And here are some examples from weddings I shot using this tip. By the way, I would like to clarify that the wedding photos I’m posting here were processed with Adobe Lightroom and are not straight out of the camera shots. However, I want to share them with you because sun was the only light source and I used the tips I’m sharing here.
3) Keep the sun in front of you / behind the subject
Also known as back-lighting. I love doing this and so I use back-lighting all the time. When the light hits the subject from behind it creates what’s called a rim light around the subject, as long as the background behind your subject is dark than the backlight. This lighting separates the subject from the background and it’s pleasing to the eyes. I love it. Here’s a example of a photo from a wedding using this tip. Do you see the rim light around the bride and groom’s head and down his neck?
(Disclaimer: Above wedding photo was processed with Adobe Lightroom and is not a straight out of the camera shot. However, I wanted to share with you because sun was the only light source and I used the tips I’m sharing here)
Do you see the rim light around my son’s head and along his right arm? That’s what you’re looking for.
(Above photo: Straight Out Of the Camera: Shot in Manual Mode with a Canon 5D Mark II camera, Canon 24-70mm 2.8 L lens, ISO: 100, Aperture: 4.0, Shutter Speed: 1/250)
Train your eyes to see this without a camera. Next time you’re walking outside in the sun look for rim light around people’s heads.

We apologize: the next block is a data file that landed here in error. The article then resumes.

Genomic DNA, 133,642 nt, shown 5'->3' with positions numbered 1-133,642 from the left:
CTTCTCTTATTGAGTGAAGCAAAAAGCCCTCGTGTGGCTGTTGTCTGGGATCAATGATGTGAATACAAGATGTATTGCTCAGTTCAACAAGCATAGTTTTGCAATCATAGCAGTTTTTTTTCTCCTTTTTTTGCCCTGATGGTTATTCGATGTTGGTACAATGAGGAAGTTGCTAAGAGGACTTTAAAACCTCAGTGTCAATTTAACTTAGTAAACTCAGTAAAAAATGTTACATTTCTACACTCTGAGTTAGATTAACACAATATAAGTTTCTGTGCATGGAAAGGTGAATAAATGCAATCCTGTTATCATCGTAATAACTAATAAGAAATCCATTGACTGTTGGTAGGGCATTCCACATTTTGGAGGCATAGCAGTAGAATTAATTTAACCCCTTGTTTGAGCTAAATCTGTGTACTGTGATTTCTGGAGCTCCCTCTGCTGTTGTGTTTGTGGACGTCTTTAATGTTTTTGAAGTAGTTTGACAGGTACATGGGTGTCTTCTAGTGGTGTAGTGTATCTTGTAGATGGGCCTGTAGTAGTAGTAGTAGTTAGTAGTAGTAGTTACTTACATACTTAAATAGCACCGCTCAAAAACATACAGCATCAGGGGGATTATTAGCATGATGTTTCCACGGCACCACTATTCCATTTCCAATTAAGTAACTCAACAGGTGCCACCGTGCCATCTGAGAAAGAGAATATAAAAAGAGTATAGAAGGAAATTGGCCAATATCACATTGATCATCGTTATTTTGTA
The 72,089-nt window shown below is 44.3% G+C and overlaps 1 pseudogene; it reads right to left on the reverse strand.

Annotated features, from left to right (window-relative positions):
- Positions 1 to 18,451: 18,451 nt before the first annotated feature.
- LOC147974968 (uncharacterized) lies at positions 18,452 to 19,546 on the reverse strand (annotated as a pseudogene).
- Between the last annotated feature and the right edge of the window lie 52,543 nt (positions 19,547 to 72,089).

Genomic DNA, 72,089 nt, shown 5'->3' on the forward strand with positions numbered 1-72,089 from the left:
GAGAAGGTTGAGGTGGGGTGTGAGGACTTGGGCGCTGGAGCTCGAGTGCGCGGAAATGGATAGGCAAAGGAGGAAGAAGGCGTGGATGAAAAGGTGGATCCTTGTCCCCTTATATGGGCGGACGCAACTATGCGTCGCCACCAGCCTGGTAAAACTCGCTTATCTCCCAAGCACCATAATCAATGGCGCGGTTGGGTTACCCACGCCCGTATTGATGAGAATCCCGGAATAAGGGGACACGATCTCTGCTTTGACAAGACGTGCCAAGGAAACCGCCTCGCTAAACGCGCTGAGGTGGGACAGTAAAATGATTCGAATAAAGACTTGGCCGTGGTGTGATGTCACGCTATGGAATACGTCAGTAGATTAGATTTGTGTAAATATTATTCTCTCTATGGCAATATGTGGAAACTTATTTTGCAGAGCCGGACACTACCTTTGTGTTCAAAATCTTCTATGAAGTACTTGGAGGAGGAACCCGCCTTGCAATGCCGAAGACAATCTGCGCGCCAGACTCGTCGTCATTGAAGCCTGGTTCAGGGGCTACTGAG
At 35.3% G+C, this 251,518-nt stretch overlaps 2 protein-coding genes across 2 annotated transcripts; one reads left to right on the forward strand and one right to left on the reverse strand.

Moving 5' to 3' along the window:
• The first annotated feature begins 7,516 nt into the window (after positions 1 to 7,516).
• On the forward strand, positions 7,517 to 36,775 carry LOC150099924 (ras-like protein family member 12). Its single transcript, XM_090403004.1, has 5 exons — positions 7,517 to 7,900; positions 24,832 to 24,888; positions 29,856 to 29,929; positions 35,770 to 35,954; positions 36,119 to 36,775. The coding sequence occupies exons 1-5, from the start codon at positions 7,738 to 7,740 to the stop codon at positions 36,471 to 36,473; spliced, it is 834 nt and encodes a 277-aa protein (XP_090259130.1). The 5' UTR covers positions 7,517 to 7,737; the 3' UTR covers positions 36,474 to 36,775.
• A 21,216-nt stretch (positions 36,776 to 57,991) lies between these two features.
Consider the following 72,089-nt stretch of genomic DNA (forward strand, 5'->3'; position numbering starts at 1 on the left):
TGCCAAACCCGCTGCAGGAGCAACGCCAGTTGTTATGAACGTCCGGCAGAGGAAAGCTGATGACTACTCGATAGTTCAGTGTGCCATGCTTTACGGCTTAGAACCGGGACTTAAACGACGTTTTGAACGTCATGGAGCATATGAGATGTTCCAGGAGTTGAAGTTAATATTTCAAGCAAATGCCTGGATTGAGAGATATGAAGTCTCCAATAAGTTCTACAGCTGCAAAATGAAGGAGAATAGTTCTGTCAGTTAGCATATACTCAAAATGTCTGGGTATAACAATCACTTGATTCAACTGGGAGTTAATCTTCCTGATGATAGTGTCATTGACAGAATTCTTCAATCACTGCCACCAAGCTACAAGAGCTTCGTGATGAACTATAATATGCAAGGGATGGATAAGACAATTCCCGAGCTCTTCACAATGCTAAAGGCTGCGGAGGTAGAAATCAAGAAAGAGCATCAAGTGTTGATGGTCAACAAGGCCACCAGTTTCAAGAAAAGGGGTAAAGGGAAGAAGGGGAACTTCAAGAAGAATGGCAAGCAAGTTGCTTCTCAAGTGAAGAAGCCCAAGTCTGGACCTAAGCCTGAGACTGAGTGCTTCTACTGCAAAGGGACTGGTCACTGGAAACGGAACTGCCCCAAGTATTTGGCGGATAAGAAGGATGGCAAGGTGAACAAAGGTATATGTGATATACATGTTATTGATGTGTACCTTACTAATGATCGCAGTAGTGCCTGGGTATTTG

You can apply this tip whether it’s midday when the sun is high or during sunset. And whether you shoot in “Auto”, “P”, “Aperture Priority(A or AV)” or “Manual Mode(M)”.
When the sun is in front of you be sure to move around and place yourself in a position to avoid the sunlight shinning directly into your camera lens. It makes it difficult for the camera to auto focus and unless you’re in the right position it’ll also create a massive lens flare or overexpose the image.
Before you take your next picture, look around and see where the sun is. Move around and position yourself, or move the subject according to what type of look you want for your image.
Look at the subject before you bring the camera up to your face and see how the light is hitting the subject. You’ll see it if the shadows are too harsh on their faces. You’ll see a rim light if that’s what you wanted.
Below is a video of me explaining everything you just read.
Are you thinking about light now? I hope so.
Go experiment and practice! Challenge yourself to shoot in the bright sun, instead of running to shade. It’ll help you understand light better.
If this post was helpful, I’d love to know.
Feel free to leave a comment below or join the PTC facebook page.
Also, please share this post with anyone who you think will benefit from this. Thanks!
*Be sure to check below for more articles and resources that will help you:
–Window Light Photography Tips – Use the same concept and tips on positioning the light source and subject indoors.
Portraits: Making the Shot
CLICK!: How to take gorgeous photos of your kids